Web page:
Baseball / Sports

Ramirez hits two-run shot to power Brewers past Pirates for seventh victory in a row

MILWAUKEE -- Home or road -- it doesn't much matter to these Milwaukee Brewers right now.

Fresh off their impressive trip out East, the Brewers continued their hot play in their return to Miller Park on Friday night.

Aramis Ramirez and Mark Reynolds each homered to power the offense, Wily Peralta turned in a strong seven-inning start and the bullpen again did the job with a scoreless eighth and ninth in a 4-2 victory over the Pittsburgh Pirates.

It was the Brewers' seventh consecutive triumph as they improved to 8-2. They're off to their best start since opening the 1987 season on that memorable 13-0 run.

"It's fun," said Reynolds. "It's always fun when you're winning. It takes care of a lot of things. But it's a marathon and not a sprint. We can't control yesterday, we can't control tomorrow. We have to play the game that is now and worry about that day."

Things didn't look good early for Milwaukee against left-hander Francisco Liriano, who faced the minimum over the first three innings. Carlos Gomez finally drew a leadoff walk in the bottom of the fourth to give the Brewers their first base-runner.

"His slider's nasty, his changeup's nasty and he spots his fastball well," said manager Ron Roenicke.

"It's really hard to see those pitches. He's got great arm speed with them, he's usually down in the zone with them and his fastball's got enough on it where you can't look off-speed because you won't catch up. He's really a good pitcher."

After a pair of groundouts, Liriano had Ramirez behind in the count, 1-2, before leaving a fastball up that Ramirez hammered out to left to put the Brewers ahead, 2-0.

"Aramis continues to give us the big hits," Roenicke said. "People on base, the guy is pretty amazing. We're cruising along there, looking like we're not going to get any hits, and the next thing you know he gets a hold of one and hits it out and gives us a couple (runs)."

Ramirez improved to 8 for 11 with runners in scoring position (.727).

"I would say that's part of my job," said Ramirez, who leads the team with a .395 average and is tied with Ryan Braun with 10 RBI.

"I'm a cleanup hitter driving in runs. I have to concentrate a little harder when I have guys in scoring position."

Milwaukee tacked on two more runs in the fifth against Liriano. Reynolds crushed a solo homer to left to provide the first one, with Gomez singling in Rickie Weeks with two outs to make it 4-0.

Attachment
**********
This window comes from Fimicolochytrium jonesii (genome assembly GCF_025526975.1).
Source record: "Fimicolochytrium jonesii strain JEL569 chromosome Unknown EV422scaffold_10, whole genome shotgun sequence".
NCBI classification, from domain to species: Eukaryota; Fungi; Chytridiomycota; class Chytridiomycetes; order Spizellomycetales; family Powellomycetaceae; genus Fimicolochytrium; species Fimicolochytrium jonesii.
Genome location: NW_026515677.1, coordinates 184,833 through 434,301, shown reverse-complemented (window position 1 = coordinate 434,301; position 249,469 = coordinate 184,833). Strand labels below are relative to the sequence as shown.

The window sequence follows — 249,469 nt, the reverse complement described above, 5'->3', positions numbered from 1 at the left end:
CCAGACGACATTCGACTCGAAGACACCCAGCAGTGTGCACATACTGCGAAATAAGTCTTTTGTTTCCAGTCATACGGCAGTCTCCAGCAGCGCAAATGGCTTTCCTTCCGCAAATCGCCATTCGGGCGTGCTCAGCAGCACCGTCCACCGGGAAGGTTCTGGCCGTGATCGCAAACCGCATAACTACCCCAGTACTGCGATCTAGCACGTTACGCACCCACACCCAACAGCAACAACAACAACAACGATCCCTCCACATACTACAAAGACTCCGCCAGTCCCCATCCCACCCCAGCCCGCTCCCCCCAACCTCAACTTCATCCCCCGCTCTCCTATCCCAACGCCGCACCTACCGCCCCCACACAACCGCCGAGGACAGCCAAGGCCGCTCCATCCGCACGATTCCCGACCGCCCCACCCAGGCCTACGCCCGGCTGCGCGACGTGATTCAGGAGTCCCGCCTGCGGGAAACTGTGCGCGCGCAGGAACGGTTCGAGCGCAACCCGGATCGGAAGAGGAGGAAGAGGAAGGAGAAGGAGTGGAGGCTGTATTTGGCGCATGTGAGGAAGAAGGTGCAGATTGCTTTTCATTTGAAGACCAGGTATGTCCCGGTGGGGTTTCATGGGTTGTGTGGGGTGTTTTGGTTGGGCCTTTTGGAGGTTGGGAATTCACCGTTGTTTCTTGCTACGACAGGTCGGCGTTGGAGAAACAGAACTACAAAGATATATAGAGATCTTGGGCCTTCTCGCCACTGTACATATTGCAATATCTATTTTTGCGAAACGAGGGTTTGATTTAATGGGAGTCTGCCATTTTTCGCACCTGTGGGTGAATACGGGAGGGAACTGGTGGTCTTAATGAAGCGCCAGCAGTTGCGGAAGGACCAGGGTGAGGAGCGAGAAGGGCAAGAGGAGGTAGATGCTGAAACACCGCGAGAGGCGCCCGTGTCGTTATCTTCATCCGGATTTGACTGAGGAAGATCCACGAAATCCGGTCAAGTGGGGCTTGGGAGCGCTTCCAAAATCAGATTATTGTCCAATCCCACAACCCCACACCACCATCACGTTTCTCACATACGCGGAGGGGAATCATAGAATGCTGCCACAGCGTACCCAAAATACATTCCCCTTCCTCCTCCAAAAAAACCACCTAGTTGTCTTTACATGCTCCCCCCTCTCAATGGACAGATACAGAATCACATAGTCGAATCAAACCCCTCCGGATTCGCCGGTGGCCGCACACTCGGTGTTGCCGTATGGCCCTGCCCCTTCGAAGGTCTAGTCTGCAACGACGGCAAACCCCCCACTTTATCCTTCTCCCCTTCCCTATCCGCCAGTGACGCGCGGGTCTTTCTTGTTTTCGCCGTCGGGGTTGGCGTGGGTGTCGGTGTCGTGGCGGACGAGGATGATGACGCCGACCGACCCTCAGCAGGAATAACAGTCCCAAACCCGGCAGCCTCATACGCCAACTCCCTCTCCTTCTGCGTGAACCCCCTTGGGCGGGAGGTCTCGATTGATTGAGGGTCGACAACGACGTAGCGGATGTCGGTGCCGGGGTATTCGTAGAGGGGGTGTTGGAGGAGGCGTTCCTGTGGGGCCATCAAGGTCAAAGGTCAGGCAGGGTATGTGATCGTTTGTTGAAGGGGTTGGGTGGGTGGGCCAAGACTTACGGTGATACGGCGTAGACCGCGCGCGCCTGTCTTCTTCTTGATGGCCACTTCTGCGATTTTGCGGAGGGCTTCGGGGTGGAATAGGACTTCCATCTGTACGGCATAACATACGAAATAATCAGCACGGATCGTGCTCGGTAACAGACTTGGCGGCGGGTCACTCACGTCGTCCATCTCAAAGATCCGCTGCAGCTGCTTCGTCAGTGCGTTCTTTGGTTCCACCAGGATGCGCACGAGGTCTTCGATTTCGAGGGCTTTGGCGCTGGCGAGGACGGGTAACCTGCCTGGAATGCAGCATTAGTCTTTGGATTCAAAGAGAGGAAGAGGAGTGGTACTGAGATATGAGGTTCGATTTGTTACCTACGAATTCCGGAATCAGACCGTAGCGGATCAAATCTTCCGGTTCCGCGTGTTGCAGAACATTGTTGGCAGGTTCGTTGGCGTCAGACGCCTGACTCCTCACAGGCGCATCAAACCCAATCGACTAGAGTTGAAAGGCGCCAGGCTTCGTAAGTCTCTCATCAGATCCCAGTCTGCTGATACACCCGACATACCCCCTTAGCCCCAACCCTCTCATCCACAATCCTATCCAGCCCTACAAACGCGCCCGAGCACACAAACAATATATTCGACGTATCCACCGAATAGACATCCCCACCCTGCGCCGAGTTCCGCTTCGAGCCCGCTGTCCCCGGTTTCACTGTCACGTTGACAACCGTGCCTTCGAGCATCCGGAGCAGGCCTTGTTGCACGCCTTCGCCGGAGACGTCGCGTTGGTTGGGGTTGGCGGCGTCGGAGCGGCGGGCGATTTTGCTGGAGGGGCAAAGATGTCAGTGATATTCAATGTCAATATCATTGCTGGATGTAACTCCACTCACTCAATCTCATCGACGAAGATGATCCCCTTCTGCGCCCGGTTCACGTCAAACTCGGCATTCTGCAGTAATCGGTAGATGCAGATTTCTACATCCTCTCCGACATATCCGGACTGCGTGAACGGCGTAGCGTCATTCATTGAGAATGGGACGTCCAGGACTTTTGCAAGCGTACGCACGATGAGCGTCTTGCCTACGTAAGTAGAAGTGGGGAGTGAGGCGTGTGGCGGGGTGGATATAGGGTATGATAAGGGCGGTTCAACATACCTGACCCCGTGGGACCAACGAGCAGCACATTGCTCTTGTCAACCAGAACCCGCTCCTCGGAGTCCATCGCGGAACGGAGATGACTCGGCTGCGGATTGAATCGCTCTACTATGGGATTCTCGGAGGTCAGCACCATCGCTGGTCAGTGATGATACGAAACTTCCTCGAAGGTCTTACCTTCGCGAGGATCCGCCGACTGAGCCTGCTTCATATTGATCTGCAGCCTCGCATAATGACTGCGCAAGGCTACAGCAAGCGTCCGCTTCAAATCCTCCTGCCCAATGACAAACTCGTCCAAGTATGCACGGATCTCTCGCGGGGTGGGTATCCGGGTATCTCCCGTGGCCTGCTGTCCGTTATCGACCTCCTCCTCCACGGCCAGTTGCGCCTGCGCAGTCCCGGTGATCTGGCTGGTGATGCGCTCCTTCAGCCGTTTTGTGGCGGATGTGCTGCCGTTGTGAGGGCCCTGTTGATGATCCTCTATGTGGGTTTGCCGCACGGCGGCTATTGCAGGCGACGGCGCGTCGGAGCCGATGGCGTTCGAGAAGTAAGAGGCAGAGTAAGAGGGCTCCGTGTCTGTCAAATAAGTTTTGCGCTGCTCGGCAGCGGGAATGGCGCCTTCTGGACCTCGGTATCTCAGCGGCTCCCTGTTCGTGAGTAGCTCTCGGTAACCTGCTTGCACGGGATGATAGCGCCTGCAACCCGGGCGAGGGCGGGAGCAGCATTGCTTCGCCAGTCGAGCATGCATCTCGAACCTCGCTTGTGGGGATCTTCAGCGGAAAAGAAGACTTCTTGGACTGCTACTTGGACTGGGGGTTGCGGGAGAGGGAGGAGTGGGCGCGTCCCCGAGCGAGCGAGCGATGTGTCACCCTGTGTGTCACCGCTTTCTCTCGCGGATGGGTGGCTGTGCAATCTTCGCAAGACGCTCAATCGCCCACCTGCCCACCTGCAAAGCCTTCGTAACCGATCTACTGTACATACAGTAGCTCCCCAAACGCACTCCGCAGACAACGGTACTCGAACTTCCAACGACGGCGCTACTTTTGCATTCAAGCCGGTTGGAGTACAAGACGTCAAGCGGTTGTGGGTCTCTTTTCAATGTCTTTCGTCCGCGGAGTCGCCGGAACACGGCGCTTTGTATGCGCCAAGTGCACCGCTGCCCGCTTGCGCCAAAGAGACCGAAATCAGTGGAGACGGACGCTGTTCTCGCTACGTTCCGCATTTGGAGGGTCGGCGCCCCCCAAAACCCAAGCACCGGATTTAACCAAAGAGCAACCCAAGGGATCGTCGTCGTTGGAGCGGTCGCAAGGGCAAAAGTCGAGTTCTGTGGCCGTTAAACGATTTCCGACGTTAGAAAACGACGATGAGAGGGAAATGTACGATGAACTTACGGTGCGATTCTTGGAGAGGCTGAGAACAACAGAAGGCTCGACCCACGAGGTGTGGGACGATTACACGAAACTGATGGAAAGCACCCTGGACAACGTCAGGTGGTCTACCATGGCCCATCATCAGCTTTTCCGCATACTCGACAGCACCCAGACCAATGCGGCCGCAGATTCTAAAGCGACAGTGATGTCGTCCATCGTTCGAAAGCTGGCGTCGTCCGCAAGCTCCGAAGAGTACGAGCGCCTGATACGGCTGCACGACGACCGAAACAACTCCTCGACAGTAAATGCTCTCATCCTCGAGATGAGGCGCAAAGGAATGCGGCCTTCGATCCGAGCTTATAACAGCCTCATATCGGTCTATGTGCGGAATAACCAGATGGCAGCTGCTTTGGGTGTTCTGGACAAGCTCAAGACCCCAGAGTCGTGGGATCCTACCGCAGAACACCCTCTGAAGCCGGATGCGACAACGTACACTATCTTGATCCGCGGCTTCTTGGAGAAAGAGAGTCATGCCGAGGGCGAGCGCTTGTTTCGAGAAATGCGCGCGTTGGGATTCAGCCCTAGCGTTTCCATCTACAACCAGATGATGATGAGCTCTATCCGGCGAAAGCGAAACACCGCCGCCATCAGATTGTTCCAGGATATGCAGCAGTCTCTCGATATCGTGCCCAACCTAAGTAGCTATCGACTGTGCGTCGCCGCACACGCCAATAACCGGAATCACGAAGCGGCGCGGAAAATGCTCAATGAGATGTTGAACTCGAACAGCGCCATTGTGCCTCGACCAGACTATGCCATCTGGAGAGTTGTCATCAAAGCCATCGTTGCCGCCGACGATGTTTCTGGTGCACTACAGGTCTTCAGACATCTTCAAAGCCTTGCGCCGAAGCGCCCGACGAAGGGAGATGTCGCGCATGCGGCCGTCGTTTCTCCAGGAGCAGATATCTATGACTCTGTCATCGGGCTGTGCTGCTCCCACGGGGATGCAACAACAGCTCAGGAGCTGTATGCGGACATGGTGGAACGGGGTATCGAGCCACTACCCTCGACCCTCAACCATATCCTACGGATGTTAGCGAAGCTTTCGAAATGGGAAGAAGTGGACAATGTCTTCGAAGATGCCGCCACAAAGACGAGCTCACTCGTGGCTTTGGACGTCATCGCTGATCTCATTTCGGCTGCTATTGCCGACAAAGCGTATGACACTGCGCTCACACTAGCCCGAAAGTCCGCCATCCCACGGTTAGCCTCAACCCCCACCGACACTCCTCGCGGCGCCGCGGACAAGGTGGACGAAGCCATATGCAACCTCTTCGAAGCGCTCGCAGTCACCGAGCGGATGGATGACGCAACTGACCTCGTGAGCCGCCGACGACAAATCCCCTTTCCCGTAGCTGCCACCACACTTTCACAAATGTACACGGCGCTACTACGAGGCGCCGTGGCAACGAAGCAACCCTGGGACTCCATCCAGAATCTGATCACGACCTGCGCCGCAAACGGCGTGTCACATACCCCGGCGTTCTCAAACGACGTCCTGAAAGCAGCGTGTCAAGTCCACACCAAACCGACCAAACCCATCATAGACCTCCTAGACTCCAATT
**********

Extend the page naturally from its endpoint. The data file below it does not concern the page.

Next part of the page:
Peralta, meanwhile, was cruising along until a throwing error by Ramirez on a ground ball from Russell Martin to open the seventh. That set the stage for a two-out homer to right-center by Neil Walker that cut the Brewers' lead in half.

Peralta (1-0) limited the damage to those two runs, however, and was lifted after that seventh after allowing four hits and two walks to go along with four strikeouts in a 100-pitch outing.

Milwaukee starting pitchers have allowed three or fewer earned runs in 24 consecutive games, which is a franchise record. The streak began last Sept. 16 against the Chicago Cubs with Peralta on the mound.

Brewers starters have a collective 2.31 ERA while limiting opposing hitters to a .221 average.

"Liriano is a tough pitcher," said Peralta. "We were able to get some runs to give me the lead early, and I was able to set the tone after that and put some zeros on the board."

Jim Henderson retired Pittsburgh in order in the eighth, twice reaching 96 mph on his fastball in striking out Travis Snider as he continued his resurgence. Francisco Rodriguez then struck out all three batters he faced in the ninth to record his third save and help continue the team's momentum.

"Everything's clicking," said Roenicke. "We'll just continue to grind this thing out the best we can. We're doing a lot of good things that give us the opportunity to win these ball games."

(c)2014 Milwaukee Journal Sentinel

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